Category Archives: Organization

The Uncluttered Life: Kid’s Toys

Are you tired of spending your free time dusting, picking up toys or generally taking care of your possessions?  Wouldn’t you rather be reading a book, taking a walk with a friend or hanging out with your kids?  Around two ago, my husband and I decided to make a conscious effort to get rid of our ‘junk’.  Basically, we grew tired of not being able to find items when we needed them.

Fast forward six months, and I would say there is definite progress being made.  I am now a regular in the donating line at the thrift stores instead of in the purchasing line.

IMG_6144Donations ready to go!

I can easily find items in the kitchen, our bedroom and in every closet in the house. Progress has been made in every room, but one area that we are still really struggling with is the kid’s room!

IMG_2183

So, this photo was taken over a year ago, but if you really look at this picture, you will notice that our kids like to play with the laundry baskets, toy baskets, blankets and pillows.  I tried sorting toys into plastic bins and plastic shoe boxes, but the system is hard for my 5 and 3 year old kids.  I love sorted toys and the kids could care less.  I have also used pretty cloth baskets to corral toys, but they either don’t play with the toys inside or they dump the entire bag out to find what they are looking for.

In my search for a solution, I came across the book, Clutterfree with Kids: Change your thinking. Discover new habits. Free your home, by Joshua Becker.  I was sold from the beginning where he writes, “Living life is more enjoyable than managing and organizing stuff.”  We spend so much time trying to organize our possessions, only to have to do it again in a week or so.  If we owned less stuff, we could spend our time and money on efforts that actually bring us joy.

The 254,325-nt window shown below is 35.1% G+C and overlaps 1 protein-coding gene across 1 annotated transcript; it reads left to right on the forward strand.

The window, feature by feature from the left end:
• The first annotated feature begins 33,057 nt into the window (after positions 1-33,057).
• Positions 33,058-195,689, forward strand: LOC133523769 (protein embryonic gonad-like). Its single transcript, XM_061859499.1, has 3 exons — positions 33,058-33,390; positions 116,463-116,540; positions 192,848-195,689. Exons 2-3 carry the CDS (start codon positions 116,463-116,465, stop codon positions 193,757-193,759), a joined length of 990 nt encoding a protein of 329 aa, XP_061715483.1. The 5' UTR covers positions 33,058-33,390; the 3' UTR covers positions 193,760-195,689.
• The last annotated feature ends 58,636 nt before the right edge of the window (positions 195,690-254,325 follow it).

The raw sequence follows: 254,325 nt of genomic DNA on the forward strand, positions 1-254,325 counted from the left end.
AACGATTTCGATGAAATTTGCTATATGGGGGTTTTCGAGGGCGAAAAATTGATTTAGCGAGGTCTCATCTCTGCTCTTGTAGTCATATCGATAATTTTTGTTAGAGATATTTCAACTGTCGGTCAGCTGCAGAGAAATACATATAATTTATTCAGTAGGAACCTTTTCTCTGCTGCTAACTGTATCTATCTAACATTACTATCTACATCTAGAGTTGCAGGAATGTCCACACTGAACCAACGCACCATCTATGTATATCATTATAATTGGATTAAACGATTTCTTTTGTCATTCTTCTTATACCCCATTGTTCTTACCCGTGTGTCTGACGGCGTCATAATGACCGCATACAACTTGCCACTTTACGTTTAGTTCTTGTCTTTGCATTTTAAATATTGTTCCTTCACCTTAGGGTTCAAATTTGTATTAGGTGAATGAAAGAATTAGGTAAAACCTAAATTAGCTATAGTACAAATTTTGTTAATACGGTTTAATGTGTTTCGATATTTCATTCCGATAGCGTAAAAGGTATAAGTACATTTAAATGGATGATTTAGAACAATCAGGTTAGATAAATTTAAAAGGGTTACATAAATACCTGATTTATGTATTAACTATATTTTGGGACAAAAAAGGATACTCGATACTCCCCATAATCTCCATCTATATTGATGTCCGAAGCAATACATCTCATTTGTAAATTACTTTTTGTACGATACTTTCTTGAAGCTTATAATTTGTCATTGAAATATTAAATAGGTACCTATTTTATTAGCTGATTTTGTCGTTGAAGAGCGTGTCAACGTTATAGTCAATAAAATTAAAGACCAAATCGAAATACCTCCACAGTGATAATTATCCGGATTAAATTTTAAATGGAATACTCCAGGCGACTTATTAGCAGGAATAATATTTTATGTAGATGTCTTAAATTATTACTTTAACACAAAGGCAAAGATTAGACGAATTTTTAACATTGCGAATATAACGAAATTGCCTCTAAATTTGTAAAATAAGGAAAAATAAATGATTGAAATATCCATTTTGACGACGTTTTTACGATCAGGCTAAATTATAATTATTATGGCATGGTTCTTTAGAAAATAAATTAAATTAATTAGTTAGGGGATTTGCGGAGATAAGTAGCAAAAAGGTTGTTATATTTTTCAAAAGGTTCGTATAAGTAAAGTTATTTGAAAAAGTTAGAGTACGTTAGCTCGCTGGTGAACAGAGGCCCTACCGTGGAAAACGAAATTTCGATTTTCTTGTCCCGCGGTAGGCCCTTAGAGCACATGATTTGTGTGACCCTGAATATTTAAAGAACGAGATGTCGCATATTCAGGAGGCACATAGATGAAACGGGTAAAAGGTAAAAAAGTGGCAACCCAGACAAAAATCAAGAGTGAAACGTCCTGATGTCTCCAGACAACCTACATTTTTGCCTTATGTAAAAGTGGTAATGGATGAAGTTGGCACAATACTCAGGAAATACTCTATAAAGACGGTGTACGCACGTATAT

While the messages and tips in the book were very helpful for all aspects of downsizing, there were some great hints for making it work with kids.  One of my favorites was ‘periodic minimizing,’ where you go in every month or so and remove toys that aren’t being played with.  I’ll admit to ‘sorting’ toys into a toy basket that I then snuck out to dump into a donation bag. This eliminates excess clutter and allows kids easier access to the toys they love.

Another tip I loved was to be intentional in your buying (or not buying) of toys.  Instead of a lot of cheap toys that will likely break in 10 minutes, consider holding out for quality toys that encourage creativity and exploration.

Kids playing

Legos everywhere

We have eliminated a lot of excess toys over the past year, and the kids haven’t missed any of them.  These days, our biggest (littlest?) problem with clutter is Legos!  Both of our kids love Legos, and honestly, I do too.  Aspen is incredibly creative with all of these colorful little pieces, and Landry loves the Lego duplo sets.

Yesterday, the kids and I very purposefully went through all the clothes and toys in their bedroom once again.    They spent the remainder of the day playing in their room with their favorite toys.  I call that a win/win!

Any tips for keeping Legos in check?  I am all ears!